What Can You Do About Cybersquatting?

Cybersquatting occurs when someone registers an online domain name that includes trademarked content that does not belong to them. Their hope is that the trademark owner will pay them a significant amount of money in exchange for handing over use of the domain. A domain name means the online address for a website. For instance, if someone who didn’t work at Microsoft bought the rights to use the website Microsoft.com and then offered it to Microsoft in exchange for payment, it would be a case of cybersquatting. This was popular back before many companies had an online presence, and still happens to small businesses or brands just getting started.

Of course, someone else holding the domain name for your trademark does not automatically mean they are cybersquatting. It could be a coincidence or a completely ignorant competitor. If you go to the website, here are some clues that can help determine if it is cybersquatting:

  • If there is no website. If the domain name takes you to a blank website that says something similar to “This website is under construction,” it doesn’t look good. Most cybersquatters who have a domain name tend to leave it alone until the trademark holder notices.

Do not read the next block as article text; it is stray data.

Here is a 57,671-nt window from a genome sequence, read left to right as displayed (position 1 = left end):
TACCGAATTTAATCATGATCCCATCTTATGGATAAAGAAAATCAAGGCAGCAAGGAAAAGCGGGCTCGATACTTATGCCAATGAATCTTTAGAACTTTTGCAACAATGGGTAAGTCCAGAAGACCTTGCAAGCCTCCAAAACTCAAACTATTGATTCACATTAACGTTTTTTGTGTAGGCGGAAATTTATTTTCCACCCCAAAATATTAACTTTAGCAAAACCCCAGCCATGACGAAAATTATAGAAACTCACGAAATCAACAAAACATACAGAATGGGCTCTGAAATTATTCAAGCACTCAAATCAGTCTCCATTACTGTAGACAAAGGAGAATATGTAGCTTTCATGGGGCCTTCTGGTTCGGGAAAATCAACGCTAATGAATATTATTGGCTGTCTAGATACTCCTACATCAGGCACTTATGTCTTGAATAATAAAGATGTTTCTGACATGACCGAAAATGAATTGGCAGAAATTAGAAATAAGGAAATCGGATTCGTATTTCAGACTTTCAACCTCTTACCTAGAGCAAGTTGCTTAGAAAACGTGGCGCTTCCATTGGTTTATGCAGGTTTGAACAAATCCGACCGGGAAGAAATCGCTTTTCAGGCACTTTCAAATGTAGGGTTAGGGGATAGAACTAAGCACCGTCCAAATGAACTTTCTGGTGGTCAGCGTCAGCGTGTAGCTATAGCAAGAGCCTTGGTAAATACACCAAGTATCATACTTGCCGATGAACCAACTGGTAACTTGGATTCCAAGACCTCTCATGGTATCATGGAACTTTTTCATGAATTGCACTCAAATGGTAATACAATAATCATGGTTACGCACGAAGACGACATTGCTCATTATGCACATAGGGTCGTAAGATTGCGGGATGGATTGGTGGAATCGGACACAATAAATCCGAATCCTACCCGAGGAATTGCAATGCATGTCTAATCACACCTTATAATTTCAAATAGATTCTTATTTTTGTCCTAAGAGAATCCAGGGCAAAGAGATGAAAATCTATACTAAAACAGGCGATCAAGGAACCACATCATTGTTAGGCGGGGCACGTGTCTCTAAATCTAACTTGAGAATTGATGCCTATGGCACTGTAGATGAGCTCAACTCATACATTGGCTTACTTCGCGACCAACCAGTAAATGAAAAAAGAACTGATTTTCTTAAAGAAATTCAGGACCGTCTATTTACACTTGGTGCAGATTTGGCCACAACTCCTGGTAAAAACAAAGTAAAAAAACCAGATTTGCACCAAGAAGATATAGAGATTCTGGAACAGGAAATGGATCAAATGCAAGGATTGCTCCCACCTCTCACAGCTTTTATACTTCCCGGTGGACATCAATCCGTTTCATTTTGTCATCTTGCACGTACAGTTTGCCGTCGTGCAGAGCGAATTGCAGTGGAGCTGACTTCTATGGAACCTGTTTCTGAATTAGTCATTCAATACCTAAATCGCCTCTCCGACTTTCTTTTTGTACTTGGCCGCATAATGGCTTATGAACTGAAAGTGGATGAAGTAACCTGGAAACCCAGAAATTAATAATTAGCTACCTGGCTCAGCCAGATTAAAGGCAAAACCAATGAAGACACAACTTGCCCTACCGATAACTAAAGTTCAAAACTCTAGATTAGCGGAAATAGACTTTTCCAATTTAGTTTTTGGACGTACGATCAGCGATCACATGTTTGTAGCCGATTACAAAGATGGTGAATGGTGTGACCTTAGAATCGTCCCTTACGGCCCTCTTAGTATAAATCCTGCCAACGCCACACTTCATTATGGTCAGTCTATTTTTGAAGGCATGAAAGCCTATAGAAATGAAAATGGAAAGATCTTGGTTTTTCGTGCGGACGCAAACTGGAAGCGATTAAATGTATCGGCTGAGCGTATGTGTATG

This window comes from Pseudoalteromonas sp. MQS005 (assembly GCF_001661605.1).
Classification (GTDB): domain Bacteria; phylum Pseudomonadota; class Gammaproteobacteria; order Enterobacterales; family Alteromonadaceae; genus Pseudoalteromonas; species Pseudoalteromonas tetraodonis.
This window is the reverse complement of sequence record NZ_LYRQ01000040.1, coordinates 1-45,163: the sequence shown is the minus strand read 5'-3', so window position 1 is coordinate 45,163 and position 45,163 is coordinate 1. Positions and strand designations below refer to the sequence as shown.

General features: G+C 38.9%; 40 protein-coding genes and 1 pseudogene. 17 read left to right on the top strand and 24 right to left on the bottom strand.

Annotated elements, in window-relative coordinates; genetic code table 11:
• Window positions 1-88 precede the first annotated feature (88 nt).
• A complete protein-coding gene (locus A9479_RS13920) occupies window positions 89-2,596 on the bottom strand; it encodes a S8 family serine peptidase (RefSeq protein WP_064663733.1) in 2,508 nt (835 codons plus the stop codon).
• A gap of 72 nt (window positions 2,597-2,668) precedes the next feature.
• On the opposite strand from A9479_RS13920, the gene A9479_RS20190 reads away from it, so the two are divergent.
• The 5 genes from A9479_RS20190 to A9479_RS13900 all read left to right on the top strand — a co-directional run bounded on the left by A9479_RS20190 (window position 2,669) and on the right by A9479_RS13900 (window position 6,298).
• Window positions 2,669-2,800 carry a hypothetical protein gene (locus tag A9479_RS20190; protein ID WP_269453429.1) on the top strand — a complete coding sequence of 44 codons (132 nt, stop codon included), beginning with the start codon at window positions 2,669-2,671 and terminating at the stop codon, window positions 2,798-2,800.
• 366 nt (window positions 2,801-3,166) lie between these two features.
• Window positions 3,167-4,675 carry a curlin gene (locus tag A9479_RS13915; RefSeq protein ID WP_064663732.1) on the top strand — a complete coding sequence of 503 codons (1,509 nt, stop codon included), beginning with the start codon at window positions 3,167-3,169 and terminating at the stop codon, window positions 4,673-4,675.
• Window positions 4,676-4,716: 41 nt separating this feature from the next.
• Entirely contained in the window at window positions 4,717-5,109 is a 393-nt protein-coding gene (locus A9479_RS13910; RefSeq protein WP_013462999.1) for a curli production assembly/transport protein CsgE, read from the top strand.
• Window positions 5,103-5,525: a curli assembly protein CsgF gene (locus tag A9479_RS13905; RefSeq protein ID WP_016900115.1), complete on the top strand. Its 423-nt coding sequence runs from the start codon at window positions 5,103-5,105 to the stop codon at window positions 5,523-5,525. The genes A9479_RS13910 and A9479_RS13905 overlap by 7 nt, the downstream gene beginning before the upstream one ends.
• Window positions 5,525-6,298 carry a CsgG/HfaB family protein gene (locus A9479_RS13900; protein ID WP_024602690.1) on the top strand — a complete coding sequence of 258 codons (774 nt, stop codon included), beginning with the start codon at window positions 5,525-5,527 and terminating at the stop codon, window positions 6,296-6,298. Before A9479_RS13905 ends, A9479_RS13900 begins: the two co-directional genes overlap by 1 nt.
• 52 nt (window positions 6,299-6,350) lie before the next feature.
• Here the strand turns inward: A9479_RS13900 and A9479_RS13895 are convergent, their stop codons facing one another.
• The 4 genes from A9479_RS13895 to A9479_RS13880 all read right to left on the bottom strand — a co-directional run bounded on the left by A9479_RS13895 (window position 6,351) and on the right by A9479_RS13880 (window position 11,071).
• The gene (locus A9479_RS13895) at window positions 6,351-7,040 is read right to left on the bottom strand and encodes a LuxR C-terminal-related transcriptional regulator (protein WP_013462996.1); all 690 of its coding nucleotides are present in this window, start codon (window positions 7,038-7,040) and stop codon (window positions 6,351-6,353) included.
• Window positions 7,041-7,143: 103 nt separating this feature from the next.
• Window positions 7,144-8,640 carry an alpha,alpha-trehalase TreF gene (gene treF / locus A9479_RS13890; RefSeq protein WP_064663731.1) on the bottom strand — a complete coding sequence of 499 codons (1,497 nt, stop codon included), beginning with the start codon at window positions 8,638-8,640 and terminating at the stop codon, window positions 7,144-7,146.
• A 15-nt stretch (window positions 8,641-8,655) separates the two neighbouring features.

• If the website advertises similar products. For example, if Microsoft went to their domain being held and it showed advertisements for competitor’s computers and technology products. This is a clue the domain holder knows they are ripping you off and are looking to profit from it.
  • If the website takes you to a true website, then you might not be dealing with cybersquatting. If Microsoft found out Microsoft.com was being used for a bakery with the same name, it is probably unrelated and just a case of accidental trademark infringement.

This process is called squatting rather than holding for ransom because they will typically wait for the copyright holder to discover the issue. If the cybersquatter reached out to you offering the website, their intentions would become apparent. There is a similar process called typosquatting where someone registers a domain that people will frequently search while looking for your trademark. For instance, a Canadian teenager named Mike Rowe once received a Cease and Desist from Microsoft for typosquatting the domain name MikeRoweSoft.com.

If you have someone cybersquatting against you, your rights are protected by the Anticyberbullying Protection Act. The ACPA allows you to sue a cybersquatter and retrieve the rights to your trademarked website domain name. In order to win a case, you must prove that the defendant was actively cybersquatting and bought the domain name in bad faith in order to get paid. If your argument is legally sound, you can win the domain name.

If you are dealing with a case of cybersquatting, typosquatting, or other copyright infringement, contact Van Court & Aldridge LLP today! We are a patent partner that gets your business, your technology, and your possibilities.

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Van Court & Aldridge LLP is a boutique patent law firm that provides a wide range of patent-related legal services.

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